By Katrina Olson
Credible. Tangible. Specific. Educational. Persuasive. Powerful.
These are just a few of the words marketing and PR professionals use to describe case studies when they’re used as marketing tools.
Case studies are likely one of the most overlooked and underutilized tools in business-to-business marketing. A well-written case study can make customers more confident about your company, educate potential customers about how to address a specific challenge, and prove that your company’s solutions are valuable.
So why don’t more companies use them? Because developing an effective case study is difficult and takes time. The writer has to understand the industry, products and client or be willing to research them. You have to find the right candidate, convince them to cooperate, conduct a thorough interview, write it in a way that gives both companies (yours and theirs) equal billing, and secure their approval of the final story.
Tell a story.
A case study is a success story about a customer or client you’ve worked with to successfully solve a specific problem. Written from the customer’s perspective, the story focuses on how they used your product or service in an everyday situation. It crystallizes for readers the benefits of doing business with you and includes testimonials and comments from the customer.
Because case studies are very specific, each one will speak directly to those customers with similar challenges. So, rather than writing a few case studies and hoping to reach a broad audience, use a targeted approach, writing many case studies addressing a variety of situations.
Follow the format.
Case studies usually follow a problem-solution format. A typical format might be:
Title/headline: Write an intriguing yet descriptive headline or give your case study a title that identifies the customer and indicates what the story is about.
Executive Summary: A few sentences highlighting the customer’s challenge and how you helped them, in general terms. Provide summary metrics to illustrate your success.
Company Background: Include a sidebar with basic information about the company you’re featuring, which you can pull from their LinkedIn page, website or promotional material. Link to their website.
Specific Challenge: Two to four paragraphs describing what the customer did before they had your solution, what challenges they faced, and what goal they were trying to achieve.
Your Solution: Two to three paragraphs about how the customer used your product or service to solve their problem. Link to your company’s product/service pages, perhaps the specific product or service they implemented.
Results and/or ROI: Two to four paragraphs demonstrating how your solution affected your customer’s business and helped them achieve their goals. If possible, use quantifiable metrics. If metrics are not available, get quotes from someone close to the project who can speak to the solution’s success.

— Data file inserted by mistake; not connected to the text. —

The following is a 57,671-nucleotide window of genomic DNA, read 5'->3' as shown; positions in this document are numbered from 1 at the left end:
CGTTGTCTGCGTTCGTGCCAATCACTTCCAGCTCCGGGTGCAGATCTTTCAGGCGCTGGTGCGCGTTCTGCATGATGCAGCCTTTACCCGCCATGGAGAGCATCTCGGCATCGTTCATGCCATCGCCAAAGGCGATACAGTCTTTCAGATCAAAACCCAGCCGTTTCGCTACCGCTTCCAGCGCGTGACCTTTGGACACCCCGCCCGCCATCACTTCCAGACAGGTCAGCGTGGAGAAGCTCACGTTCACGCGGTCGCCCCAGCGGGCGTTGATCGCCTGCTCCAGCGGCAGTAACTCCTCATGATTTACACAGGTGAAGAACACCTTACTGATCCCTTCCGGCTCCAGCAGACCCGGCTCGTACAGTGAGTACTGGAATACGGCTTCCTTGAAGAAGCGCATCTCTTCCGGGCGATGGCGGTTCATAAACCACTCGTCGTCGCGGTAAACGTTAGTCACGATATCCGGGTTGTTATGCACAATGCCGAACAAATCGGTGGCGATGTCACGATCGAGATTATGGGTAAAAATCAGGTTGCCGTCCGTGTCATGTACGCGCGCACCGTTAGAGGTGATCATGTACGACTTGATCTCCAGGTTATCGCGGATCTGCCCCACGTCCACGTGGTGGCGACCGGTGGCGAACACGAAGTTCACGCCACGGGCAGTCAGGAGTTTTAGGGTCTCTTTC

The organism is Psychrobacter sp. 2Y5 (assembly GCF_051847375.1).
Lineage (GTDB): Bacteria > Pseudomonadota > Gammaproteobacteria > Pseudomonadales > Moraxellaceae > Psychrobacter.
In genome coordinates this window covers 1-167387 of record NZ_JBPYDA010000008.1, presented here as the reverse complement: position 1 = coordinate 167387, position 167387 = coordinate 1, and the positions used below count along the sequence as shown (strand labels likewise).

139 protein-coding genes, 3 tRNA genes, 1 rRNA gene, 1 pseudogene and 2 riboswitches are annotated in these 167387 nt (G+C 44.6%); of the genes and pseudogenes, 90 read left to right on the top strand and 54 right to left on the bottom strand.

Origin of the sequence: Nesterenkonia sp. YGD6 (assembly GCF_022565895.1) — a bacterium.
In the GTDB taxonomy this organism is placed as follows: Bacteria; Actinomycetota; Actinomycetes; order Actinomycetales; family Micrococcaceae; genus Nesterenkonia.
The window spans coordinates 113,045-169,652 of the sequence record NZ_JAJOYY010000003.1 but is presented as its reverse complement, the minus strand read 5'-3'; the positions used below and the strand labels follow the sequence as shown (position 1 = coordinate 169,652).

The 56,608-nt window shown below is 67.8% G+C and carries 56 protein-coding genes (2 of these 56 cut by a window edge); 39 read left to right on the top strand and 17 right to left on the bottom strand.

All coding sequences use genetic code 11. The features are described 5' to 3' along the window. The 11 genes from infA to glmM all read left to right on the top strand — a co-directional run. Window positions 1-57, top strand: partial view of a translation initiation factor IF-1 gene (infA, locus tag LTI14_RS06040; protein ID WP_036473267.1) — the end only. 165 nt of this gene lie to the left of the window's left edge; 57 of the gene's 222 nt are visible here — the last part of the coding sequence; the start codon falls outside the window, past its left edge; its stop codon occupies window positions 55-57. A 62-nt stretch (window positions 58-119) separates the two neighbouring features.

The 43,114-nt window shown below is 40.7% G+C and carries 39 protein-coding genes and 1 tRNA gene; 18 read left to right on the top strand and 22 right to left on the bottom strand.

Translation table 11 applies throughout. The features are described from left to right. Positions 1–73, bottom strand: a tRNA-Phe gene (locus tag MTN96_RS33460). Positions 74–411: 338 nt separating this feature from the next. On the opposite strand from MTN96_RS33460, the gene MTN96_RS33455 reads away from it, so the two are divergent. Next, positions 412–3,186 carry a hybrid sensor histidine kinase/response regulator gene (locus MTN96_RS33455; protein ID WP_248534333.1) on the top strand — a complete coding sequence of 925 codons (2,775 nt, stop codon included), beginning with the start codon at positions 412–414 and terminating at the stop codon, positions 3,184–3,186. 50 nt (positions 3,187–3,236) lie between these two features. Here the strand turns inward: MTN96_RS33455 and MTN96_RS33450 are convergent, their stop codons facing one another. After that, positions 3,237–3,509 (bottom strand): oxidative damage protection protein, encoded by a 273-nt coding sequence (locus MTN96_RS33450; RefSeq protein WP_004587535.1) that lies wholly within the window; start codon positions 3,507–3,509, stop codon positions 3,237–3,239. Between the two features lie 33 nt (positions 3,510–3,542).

Of course, the story is the most important part, but even books have attractive covers. (Because people actually do judge books by their covers.) So here are a few tips for visually enhancing your case study.
Quotes: Use quotes throughout the body of the case study and use pull quotes as graphic elements to draw people in to the story.
Images: Include your client’s logo and photo of key people, ideally at their location. Work in product shots, graphs, charts, action photos of customers, and other images that support your story.
Design/Layout: Think of your case study as an ad or magazine article. You want a dominant graphic, clean layout, maximum two fonts, and only a few different font sizes.
For a free case study template, click here. (http://www.istudiopublisher.com/istudio-templates/case-study-telecoms-company/)
Do the work.
Case studies should be written from the customer’s perspective, in the customer’s voice—they should not be an overly hyperbole-laden pitch for your company’s skills and abilities.
Good case studies can be one of your most effective marketing tools because they tell real stories about real people—people just like your current customers or those you hope to gain. Case studies should be written from the customer’s perspective, in the customer’s voice—they should not be an overly hyperbole-laden pitch for your company’s skills and abilities.
But to develop a case study that works as a marketing tool takes more than slapping some facts, figures, metrics and pictures on a page. It demands that you take the time and effort to select an appropriate and willing candidate, conduct a thorough interview, and tell a compelling story. It also takes a unique set of communication skills to draw out details from your subject and share them in a way that makes both your and your customer’s company look good.
But if you’re willing to commit the effort, the benefit is well worth it.
In next week’s Marketing Momentum, we’ll discuss how to select and approach a potential case study candidate.
Olson is a veteran marketing and public relations consultant. She has written for tED magazine’s print edition since 2005, judged tED magazine’s Best of the Best Competition since 2006, and emceed the Best of the Best Awards ceremony for a total of seven years. Reach her at firstname.lastname@example.org or at olsonmarketing.net.